Rockstar: We Want Players To Feel Like RDR2’s Gang Is Real; The Game Is The Story & Viceversa

Alessio Palumbo

After what could seem like an incredibly long time since the October 2016 announcement, we're finally getting more Red Dead Redemption 2 info. We've got a new trailer just yesterday and earlier today IGN followed up with some gameplay impressions of a behind closed doors demo.

That said, we haven't really heard directly from Rockstar until a few hours ago when the Telegraph posted an article containing quotes from Rockstar's Co-Studio Head Rob Nelson. He explained the ambitious goal the developers have of making sure that everything in Red Dead Redemption 2 responds to the player's action in some way.

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We’re trying to blur the separation between different types of content. We want an experience that holds up right across everything thing that you’ll do in this game.

So you may do honorable things but then if you go to a town and everybody knows you because you've done these honorable things, realistically, how does that work? Or if you do dishonorable things and you go in and everyone knows you're a bad guy, does that make sense with the story that we’re telling about a gang that’s being chased through the map by the law? It should affect things and if it makes sense that you get discounts at stores or whatever - that's more of the game side of things - but if that doesn't interfere with the way you feel Arthur’s interacting the world then that's okay.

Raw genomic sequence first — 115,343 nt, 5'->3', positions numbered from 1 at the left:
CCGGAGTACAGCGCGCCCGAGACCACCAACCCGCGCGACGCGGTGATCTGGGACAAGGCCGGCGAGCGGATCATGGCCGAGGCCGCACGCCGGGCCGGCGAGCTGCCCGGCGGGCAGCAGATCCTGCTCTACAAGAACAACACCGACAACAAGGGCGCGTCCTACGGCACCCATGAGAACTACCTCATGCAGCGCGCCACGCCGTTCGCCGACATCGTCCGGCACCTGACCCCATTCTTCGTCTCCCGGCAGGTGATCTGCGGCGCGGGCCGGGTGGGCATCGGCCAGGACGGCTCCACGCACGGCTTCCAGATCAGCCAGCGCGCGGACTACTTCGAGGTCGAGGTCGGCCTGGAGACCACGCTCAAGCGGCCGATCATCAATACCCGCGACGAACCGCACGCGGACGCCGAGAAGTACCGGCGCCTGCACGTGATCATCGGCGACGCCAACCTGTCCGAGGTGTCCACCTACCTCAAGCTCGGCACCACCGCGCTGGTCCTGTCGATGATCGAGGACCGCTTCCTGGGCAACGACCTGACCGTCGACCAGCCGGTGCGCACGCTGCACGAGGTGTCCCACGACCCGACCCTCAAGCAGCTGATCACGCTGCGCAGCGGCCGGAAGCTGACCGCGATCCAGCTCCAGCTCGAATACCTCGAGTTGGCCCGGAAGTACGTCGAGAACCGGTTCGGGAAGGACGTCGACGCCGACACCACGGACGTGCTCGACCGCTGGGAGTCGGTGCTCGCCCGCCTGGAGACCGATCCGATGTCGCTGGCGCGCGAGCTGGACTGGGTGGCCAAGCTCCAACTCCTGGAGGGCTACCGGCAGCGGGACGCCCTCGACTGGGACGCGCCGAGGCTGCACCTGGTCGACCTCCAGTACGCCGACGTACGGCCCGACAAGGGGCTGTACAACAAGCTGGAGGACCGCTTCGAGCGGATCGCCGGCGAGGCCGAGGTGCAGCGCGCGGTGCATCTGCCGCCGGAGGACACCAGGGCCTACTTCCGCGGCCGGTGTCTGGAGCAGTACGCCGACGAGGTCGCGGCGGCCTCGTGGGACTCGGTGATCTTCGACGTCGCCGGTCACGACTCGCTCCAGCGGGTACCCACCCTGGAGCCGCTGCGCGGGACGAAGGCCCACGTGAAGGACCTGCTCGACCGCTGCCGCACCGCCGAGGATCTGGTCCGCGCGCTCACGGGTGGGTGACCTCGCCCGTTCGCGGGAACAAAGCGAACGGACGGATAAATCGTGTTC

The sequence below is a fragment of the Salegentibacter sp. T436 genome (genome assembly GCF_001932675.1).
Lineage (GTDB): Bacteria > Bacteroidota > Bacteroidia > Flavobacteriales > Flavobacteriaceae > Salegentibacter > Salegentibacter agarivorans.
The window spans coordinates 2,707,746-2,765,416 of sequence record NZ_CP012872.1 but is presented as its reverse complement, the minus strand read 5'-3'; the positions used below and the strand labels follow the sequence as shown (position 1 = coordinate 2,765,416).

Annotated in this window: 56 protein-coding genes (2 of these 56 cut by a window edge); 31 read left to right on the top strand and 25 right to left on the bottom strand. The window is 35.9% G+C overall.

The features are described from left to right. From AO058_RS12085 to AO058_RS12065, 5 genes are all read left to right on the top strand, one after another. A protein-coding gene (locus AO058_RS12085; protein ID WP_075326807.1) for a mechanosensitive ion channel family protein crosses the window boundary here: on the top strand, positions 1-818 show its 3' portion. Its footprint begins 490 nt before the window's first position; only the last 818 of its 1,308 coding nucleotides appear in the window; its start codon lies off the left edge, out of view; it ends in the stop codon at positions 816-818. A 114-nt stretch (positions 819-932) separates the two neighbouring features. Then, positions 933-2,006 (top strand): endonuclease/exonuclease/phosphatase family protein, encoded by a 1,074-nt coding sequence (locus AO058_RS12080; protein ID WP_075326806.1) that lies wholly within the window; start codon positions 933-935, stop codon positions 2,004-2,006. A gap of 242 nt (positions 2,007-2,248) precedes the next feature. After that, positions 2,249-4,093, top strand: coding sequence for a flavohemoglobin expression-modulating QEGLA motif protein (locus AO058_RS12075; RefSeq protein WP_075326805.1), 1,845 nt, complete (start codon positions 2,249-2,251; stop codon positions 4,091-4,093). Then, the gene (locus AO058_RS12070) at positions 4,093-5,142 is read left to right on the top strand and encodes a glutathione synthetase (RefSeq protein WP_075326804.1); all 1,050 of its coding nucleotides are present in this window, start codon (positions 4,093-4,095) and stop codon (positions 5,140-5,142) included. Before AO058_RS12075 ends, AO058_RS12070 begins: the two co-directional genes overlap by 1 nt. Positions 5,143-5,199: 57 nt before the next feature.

We realized that technologically this was the right time to try this. We want players to feel like the gang is real and they were working and living with Arthur and the gang. Not just in terms of missions or content. The story is the game and the game is the story.

There are passages where the player’s on their own. But there are passages where the player will get to know the different gang members, who gets along with others, who doesn’t, who helps out and who does as little as possible. There’s so much story in how the different characters get to where they are in the first Red Dead Redemption, and to a degree the player has input on it with the actions they take. We’re aiming for depth while giving the player as much space as we can. Starting with the map, to the story that we’re telling and the way you react to the world and the people in it; it all feels within the same resolution and makes sense.

Red Dead Redemption 2 is scheduled to hit PlayStation 4 and Xbox One on October 26th. It's unclear whether Rockstar will show proper gameplay at E3 2018 or not, but stay tuned on Wccftech and we'll deliver you all the latest news on the game as they arise.

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